Todays SlapShot

Florida Panthers

Jaromir Jagr: ‘I think it’s possible’ to play until 50

February 8, 2016: Florida Panthers forward Jaromir Jagr, of the Czech Republic, (68) skates during a regular season NHL hockey game between the Florida Panthers and the Detroit Red Wings played at Joe Louis Arena in Detroit, Michigan. (Photo by Scott W. Grau/Icon Sportswire)
(Scott W. Grau/Icon Sportswire)

GLENDALE, Ariz. — Jaromir Jagr has been making the major media rounds this season. The New York Times, The Wall Street Journal, ESPN, Sports Illustrated; you name it, he’s probably been in it.

“That’s telling me one thing,” said Jagr, pointing at Panthers senior director of communications Chris Wojcik as the two walked through the hallway at Gila River Arena on Saturday morning. “He doesn’t do his job. If he started doing a better job I would have more freedom. I wouldn’t have to speak that much.”

Jagr was joking. The Panthers have been highly selective with Jagr’s time this season as he continues his middle-aged climb through the NHL record books. Jagr entered Saturday’s game against the Arizona Coyotes tied for third with Gordie Howe on the NHL’s all-time list of points producers with 1,850. It’s a foregone conclusion that he will pass Howe sometime soon, so we decided to challenge Europe’s most accomplished hockey player with a far more daunting Howe record.

Much to the hockey world’s delight, he still isn’t shying away from the idea of playing until he is 50 years old.

“I think it’s possible, no question about it,” he said. “You have to feel right. You don’t know what’s going to happen tomorrow. You have to still enjoy it. I don’t know how I’m going to feel tomorrow so I go day to day.”

Howe is the oldest player ever to compete in an NHL game at 52 years, 11 days. Jagr, 44, may not stretch his career quite that long, but if he makes it to 50 he will be just the second player to accomplish that feat. If he plays just two more seasons beyond this one, he will be the third-oldest player ever to compete in the NHL.

“I don’t know how he does it. Nobody does, but he keeps doing it,” Panthers coach Gerard Gallant said. “He works out every day. He gets on the ice every day and he wants to play. Mentally for him, it’s about being prepared every night at 7 o’clock.”

Jagr has always had the skills and head for the game, and his workout regimen is renowned, but Coyotes coach Dave Tippett said Jagr has another attribute that has sustained him through the long years of his career.

“He just loves the game,” said Tippett, who was a teammate and linemate of Jagr’s in Pittsburgh for the 1992-93 season. “He’s got a passion to play the game. He had it back then; he’s still got it now.”

Truth be told, Jagr is enjoying the recent adulation, too. He is well acquainted with the players whose company he is keeping in the records books, and he understands their place in history.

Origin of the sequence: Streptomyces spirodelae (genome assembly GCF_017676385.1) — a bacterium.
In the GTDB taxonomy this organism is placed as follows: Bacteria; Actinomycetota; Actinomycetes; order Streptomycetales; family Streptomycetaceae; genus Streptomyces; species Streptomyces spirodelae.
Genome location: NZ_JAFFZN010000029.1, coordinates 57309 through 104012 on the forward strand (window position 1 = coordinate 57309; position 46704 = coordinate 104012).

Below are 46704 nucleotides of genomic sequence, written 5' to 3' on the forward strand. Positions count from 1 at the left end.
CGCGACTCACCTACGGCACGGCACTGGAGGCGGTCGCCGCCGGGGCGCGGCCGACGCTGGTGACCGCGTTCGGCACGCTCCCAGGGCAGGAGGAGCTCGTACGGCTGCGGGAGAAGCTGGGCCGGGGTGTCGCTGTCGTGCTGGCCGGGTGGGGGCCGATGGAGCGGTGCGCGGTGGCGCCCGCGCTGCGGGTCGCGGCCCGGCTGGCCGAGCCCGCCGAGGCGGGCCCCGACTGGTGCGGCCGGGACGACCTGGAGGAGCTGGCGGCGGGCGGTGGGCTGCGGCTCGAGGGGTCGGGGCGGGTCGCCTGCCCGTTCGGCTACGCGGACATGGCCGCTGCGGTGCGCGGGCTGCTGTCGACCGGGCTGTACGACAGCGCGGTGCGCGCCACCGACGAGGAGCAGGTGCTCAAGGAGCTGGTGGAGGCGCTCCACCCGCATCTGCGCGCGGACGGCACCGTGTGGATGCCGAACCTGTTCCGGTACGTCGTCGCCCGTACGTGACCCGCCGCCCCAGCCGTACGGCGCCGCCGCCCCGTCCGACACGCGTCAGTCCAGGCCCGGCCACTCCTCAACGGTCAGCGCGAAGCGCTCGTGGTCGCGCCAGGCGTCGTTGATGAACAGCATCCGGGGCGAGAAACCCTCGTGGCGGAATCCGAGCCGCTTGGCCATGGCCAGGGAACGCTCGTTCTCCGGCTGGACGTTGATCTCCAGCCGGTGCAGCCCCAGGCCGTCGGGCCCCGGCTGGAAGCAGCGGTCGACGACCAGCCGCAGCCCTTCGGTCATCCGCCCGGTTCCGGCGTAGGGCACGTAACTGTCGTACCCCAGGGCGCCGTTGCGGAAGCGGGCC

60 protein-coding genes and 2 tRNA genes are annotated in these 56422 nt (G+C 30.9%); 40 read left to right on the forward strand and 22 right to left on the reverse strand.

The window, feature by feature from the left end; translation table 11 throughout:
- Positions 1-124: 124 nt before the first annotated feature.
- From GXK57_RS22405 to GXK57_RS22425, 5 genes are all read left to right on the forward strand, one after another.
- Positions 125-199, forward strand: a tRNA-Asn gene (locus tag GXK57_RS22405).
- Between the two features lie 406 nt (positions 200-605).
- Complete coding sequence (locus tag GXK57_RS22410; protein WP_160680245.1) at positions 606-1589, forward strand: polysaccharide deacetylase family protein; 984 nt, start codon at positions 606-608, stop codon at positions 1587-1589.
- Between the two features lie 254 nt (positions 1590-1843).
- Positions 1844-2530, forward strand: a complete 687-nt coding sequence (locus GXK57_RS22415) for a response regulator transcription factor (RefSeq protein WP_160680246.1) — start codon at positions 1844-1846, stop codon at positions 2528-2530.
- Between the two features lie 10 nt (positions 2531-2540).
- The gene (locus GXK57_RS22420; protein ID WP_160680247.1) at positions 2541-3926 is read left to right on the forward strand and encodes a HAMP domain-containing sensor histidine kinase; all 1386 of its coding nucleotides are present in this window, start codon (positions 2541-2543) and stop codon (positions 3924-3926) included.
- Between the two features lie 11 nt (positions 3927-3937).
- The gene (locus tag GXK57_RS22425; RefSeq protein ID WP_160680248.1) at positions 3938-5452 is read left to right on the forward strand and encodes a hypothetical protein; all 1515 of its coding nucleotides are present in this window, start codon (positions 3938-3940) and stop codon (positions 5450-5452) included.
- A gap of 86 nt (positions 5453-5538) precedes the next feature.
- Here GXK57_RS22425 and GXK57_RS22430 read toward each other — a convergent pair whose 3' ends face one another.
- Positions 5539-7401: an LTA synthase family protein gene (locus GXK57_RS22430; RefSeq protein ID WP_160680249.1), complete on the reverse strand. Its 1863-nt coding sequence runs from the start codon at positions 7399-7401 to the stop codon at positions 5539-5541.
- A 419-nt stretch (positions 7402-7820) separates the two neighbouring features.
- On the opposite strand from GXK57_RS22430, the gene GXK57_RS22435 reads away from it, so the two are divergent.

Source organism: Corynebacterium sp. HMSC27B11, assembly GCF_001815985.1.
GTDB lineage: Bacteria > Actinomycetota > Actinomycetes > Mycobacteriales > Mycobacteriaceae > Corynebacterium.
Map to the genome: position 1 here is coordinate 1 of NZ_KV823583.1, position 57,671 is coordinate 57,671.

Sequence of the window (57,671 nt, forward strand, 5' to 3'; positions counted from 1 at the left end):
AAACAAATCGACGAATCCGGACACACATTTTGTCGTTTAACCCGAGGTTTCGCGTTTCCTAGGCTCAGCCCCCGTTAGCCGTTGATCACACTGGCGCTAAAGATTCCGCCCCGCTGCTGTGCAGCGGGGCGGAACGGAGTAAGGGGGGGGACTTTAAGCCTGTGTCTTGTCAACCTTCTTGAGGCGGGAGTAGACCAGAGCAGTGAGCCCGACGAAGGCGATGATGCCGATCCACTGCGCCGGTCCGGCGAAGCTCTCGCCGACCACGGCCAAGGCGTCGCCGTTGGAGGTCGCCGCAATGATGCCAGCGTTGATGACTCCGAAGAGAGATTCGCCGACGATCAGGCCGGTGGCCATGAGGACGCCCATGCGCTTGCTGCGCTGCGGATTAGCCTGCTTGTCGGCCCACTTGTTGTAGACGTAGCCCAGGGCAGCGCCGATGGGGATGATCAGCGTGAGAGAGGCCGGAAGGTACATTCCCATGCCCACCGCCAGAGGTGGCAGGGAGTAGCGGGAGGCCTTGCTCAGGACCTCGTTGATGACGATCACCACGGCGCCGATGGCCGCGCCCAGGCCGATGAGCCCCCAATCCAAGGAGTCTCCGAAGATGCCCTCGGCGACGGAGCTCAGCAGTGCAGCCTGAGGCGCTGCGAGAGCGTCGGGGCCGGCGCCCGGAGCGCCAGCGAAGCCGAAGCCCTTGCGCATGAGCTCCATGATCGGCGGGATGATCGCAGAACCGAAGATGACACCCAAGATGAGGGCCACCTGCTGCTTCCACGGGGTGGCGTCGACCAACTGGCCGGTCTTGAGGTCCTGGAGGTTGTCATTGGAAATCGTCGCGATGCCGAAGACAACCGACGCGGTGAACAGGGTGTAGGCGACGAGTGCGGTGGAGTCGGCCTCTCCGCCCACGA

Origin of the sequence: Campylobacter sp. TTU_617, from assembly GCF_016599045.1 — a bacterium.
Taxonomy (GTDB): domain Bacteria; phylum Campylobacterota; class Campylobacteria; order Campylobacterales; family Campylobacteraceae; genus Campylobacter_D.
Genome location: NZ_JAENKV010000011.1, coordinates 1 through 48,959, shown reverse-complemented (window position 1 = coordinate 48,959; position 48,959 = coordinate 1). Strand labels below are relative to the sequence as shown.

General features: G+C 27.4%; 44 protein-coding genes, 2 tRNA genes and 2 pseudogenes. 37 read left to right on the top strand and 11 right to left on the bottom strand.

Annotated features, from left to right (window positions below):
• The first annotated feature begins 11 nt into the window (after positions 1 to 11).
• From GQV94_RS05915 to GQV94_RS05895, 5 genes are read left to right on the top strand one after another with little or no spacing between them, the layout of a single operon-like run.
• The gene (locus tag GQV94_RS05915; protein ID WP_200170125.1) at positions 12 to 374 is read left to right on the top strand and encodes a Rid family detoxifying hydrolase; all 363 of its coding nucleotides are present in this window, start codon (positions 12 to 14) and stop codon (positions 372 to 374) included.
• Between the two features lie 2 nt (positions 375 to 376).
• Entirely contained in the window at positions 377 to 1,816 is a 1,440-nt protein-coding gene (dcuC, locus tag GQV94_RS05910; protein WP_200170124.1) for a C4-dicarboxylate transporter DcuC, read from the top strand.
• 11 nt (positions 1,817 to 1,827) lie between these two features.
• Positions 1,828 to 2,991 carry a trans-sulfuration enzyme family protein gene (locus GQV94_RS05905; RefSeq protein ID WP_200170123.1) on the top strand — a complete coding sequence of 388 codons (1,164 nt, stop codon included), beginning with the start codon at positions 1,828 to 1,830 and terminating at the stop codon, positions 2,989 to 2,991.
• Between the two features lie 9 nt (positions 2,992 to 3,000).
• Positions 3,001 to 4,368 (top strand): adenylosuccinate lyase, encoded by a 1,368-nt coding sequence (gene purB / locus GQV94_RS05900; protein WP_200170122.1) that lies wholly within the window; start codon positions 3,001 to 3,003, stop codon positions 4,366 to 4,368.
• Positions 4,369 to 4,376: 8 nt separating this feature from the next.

“If you are a good player you should pay attention to the history of hockey and who was playing before you started playing,” he said. “Without them, we wouldn’t be playing right now. You have to respect those who played before you.”

Jagr has been around long enough to earn the same sort of respect from his peers.

“What he’s doing is pretty amazing and I think everyone in the league now is excited to watch him and they’re kind of rooting for him to be able to continue to keep going,” 39-year-old Coyotes captain Shane Doan said. “There’s a lot of guys that could keep going if given the right opportunities but they’re just not in the right spot. The guys like Teemu (Selanne) and Jagr are special guys that everyone looks at but they probably see it as way more of an anomaly than it actually would be if other guys were given the right opportunities. At the same time, there’s no way the other players in the league aren’t impressed by what he’s doing.”

Even so, Jagr still feels he has more to prove, if only to carry some street cred into his golden years.

“After you’re done, I’ll be saying I was a good player and people will say ‘yeah, yeah, yeah. Sure you were,'” Jagr said, laughing. “At least, I can point to the stats and say ‘hey, there’s pretty good proof.'”

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Oldest players in NHL history
1. Gordie Howe: 52 years, 11 days
2. Chris Chelios: 48 years, 71 days
3. Maurice Roberts: 45 years, 345 days
4. Johnny Bower: 45 years, 32 days
5. Gump Worsley: 44 years, 323 days
6. Doug Harvey 44 years, 100 days
6. Lester Patrick: 44 years, 100 days
8. Jacques Plante: 44 years, 78 days
9. Tim Horton: 44 years, 39 days
10 Jaromir Jagr: 44 years, 19 days (as of Saturday)

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